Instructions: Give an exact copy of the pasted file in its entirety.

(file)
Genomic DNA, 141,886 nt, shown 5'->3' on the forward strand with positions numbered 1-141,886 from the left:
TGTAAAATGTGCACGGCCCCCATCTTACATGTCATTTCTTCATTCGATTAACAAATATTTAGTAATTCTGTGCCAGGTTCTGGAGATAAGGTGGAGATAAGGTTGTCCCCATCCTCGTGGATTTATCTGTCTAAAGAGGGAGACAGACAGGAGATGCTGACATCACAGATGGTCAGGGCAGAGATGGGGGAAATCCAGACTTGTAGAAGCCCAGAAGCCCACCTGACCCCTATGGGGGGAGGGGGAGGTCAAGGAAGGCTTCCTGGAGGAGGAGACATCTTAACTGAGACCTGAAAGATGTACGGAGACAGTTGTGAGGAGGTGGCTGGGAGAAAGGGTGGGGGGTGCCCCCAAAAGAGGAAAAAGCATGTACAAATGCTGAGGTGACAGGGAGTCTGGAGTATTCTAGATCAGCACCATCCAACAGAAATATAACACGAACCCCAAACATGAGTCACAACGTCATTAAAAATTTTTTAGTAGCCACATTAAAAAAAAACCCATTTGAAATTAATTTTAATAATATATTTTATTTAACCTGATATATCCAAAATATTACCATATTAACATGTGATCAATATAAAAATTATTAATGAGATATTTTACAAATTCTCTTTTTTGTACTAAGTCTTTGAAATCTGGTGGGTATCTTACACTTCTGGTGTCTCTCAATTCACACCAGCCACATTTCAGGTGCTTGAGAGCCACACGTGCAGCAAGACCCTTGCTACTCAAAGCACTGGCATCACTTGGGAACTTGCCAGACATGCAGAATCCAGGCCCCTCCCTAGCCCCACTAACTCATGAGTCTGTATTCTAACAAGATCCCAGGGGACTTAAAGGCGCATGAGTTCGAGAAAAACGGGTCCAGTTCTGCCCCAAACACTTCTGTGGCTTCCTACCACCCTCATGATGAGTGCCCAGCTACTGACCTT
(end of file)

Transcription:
Genomic DNA, 141,886 nt, shown 5'->3' on the forward strand with positions numbered 1-141,886 from the left:
TGTAAAATGTGCACGGCCCCCATCTTACATGTCATTTCTTCATTCGATTAACAAATATTTAGTAATTCTGTGCCAGGTTCTGGAGATAAGGTGGAGATAAGGTTGTCCCCATCCTCGTGGATTTATCTGTCTAAAGAGGGAGACAGACAGGAGATGCTGACATCACAGATGGTCAGGGCAGAGATGGGGGAAATCCAGACTTGTAGAAGCCCAGAAGCCCACCTGACCCCTATGGGGGGAGGGGGAGGTCAAGGAAGGCTTCCTGGAGGAGGAGACATCTTAACTGAGACCTGAAAGATGTACGGAGACAGTTGTGAGGAGGTGGCTGGGAGAAAGGGTGGGGGGTGCCCCCAAAAGAGGAAAAAGCATGTACAAATGCTGAGGTGACAGGGAGTCTGGAGTATTCTAGATCAGCACCATCCAACAGAAATATAACACGAACCCCAAACATGAGTCACAACGTCATTAAAAATTTTTTAGTAGCCACATTAAAAAAAAACCCATTTGAAATTAATTTTAATAATATATTTTATTTAACCTGATATATCCAAAATATTACCATATTAACATGTGATCAATATAAAAATTATTAATGAGATATTTTACAAATTCTCTTTTTTGTACTAAGTCTTTGAAATCTGGTGGGTATCTTACACTTCTGGTGTCTCTCAATTCACACCAGCCACATTTCAGGTGCTTGAGAGCCACACGTGCAGCAAGACCCTTGCTACTCAAAGCACTGGCATCACTTGGGAACTTGCCAGACATGCAGAATCCAGGCCCCTCCCTAGCCCCACTAACTCATGAGTCTGTATTCTAACAAGATCCCAGGGGACTTAAAGGCGCATGAGTTCGAGAAAAACGGGTCCAGTTCTGCCCCAAACACTTCTGTGGCTTCCTACCACCCTCATGATGAGTGCCCAGCTACTGACCTT